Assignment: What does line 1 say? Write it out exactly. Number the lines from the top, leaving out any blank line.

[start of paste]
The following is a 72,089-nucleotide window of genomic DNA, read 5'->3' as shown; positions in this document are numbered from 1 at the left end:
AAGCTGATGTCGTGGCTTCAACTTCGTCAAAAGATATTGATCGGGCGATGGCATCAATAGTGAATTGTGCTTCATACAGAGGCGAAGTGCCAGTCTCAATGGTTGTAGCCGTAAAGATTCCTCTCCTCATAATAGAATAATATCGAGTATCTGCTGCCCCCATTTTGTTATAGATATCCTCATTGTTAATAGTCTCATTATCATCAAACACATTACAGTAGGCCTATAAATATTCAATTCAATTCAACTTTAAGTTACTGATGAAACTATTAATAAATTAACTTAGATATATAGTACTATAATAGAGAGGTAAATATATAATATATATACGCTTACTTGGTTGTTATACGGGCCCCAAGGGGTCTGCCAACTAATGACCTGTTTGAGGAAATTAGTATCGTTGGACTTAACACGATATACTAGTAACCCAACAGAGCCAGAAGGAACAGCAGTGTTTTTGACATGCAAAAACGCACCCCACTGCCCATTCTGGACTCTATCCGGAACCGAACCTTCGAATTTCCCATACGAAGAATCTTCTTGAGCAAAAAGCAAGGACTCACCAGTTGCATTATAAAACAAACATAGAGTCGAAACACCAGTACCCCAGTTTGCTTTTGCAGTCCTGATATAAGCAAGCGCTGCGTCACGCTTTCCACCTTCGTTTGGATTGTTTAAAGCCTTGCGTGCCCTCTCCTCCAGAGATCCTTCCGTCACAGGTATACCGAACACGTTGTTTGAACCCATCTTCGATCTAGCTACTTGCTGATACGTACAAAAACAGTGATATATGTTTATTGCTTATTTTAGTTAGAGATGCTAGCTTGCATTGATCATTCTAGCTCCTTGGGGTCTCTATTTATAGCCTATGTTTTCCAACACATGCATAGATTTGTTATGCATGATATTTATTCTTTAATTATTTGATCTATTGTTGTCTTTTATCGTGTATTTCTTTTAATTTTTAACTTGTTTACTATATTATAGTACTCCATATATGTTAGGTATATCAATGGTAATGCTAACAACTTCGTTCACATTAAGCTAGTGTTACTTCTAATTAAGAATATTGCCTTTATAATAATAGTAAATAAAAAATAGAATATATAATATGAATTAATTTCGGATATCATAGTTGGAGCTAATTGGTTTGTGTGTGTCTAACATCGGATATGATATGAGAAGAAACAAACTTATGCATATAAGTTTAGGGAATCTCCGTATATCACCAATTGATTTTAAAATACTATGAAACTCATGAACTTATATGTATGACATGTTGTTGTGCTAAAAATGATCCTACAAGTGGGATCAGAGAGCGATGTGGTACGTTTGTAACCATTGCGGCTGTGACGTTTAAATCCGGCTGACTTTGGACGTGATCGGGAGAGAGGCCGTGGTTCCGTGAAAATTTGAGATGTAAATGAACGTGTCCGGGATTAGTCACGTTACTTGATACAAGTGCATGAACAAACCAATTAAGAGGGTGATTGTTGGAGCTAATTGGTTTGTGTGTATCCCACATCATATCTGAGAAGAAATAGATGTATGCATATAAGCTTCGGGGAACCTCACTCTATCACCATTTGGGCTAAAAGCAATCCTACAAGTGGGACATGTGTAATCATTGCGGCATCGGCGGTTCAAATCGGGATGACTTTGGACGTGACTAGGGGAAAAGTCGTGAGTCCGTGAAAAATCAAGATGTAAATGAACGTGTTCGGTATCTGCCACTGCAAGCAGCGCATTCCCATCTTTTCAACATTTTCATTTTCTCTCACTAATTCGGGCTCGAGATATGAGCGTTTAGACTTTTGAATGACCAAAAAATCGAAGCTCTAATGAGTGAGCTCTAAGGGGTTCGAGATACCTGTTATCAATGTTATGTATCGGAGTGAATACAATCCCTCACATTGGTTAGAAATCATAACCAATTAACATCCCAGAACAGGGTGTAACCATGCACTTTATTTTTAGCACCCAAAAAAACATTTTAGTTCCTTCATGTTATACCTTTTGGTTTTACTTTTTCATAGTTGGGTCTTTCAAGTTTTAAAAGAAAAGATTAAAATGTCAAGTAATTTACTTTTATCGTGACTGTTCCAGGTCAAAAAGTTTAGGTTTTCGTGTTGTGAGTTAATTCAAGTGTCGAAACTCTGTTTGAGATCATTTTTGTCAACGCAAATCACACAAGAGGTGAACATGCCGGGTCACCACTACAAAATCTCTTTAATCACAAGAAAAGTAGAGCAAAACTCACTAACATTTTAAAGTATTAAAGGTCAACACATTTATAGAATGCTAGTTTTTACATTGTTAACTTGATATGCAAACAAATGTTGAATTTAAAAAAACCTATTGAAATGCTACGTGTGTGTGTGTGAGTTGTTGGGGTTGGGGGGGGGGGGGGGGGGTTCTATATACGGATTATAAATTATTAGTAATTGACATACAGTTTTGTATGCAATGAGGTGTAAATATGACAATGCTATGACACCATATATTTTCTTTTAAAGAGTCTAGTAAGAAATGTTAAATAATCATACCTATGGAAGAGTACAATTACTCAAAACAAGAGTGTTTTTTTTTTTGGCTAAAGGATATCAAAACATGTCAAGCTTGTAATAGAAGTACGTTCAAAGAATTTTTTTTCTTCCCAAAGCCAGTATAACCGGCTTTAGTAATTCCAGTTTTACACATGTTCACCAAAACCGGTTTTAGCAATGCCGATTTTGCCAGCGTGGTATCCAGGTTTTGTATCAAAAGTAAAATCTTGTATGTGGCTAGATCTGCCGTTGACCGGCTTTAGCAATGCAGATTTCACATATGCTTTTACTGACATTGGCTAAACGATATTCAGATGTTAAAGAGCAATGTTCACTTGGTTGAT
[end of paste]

The following is a 72,089-nucleotide window of genomic DNA, read 5'->3' as shown; positions in this document are numbered from 1 at the left end: